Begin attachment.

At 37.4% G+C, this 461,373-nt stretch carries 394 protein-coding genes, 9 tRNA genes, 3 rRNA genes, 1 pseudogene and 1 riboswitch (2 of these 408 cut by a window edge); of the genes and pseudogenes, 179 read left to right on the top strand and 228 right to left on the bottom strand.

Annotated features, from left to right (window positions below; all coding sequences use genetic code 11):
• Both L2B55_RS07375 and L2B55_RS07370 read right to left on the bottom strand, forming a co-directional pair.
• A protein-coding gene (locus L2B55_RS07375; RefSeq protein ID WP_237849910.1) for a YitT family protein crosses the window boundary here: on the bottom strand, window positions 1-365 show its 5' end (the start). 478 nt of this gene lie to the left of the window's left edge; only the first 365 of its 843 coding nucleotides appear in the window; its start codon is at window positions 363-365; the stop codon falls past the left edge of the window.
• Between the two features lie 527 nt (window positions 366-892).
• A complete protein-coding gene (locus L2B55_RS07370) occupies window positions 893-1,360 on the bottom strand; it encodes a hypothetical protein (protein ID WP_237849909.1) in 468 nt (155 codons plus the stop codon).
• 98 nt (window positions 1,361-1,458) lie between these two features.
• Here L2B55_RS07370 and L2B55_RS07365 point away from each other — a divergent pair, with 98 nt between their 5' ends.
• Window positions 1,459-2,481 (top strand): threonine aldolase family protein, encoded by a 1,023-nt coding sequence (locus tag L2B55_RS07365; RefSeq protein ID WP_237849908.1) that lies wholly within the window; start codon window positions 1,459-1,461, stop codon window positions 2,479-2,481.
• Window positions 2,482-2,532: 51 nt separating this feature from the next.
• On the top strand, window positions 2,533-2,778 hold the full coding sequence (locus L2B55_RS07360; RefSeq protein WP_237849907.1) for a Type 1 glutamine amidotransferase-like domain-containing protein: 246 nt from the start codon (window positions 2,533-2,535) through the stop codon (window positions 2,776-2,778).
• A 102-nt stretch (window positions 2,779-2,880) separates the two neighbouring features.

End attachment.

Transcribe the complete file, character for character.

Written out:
At 37.4% G+C, this 461,373-nt stretch carries 394 protein-coding genes, 9 tRNA genes, 3 rRNA genes, 1 pseudogene and 1 riboswitch (2 of these 408 cut by a window edge); of the genes and pseudogenes, 179 read left to right on the top strand and 228 right to left on the bottom strand.

Annotated features, from left to right (window positions below; all coding sequences use genetic code 11):
• Both L2B55_RS07375 and L2B55_RS07370 read right to left on the bottom strand, forming a co-directional pair.
• A protein-coding gene (locus L2B55_RS07375; RefSeq protein ID WP_237849910.1) for a YitT family protein crosses the window boundary here: on the bottom strand, window positions 1-365 show its 5' end (the start). 478 nt of this gene lie to the left of the window's left edge; only the first 365 of its 843 coding nucleotides appear in the window; its start codon is at window positions 363-365; the stop codon falls past the left edge of the window.
• Between the two features lie 527 nt (window positions 366-892).
• A complete protein-coding gene (locus L2B55_RS07370) occupies window positions 893-1,360 on the bottom strand; it encodes a hypothetical protein (protein ID WP_237849909.1) in 468 nt (155 codons plus the stop codon).
• 98 nt (window positions 1,361-1,458) lie between these two features.
• Here L2B55_RS07370 and L2B55_RS07365 point away from each other — a divergent pair, with 98 nt between their 5' ends.
• Window positions 1,459-2,481 (top strand): threonine aldolase family protein, encoded by a 1,023-nt coding sequence (locus tag L2B55_RS07365; RefSeq protein ID WP_237849908.1) that lies wholly within the window; start codon window positions 1,459-1,461, stop codon window positions 2,479-2,481.
• Window positions 2,482-2,532: 51 nt separating this feature from the next.
• On the top strand, window positions 2,533-2,778 hold the full coding sequence (locus L2B55_RS07360; RefSeq protein WP_237849907.1) for a Type 1 glutamine amidotransferase-like domain-containing protein: 246 nt from the start codon (window positions 2,533-2,535) through the stop codon (window positions 2,776-2,778).
• A 102-nt stretch (window positions 2,779-2,880) separates the two neighbouring features.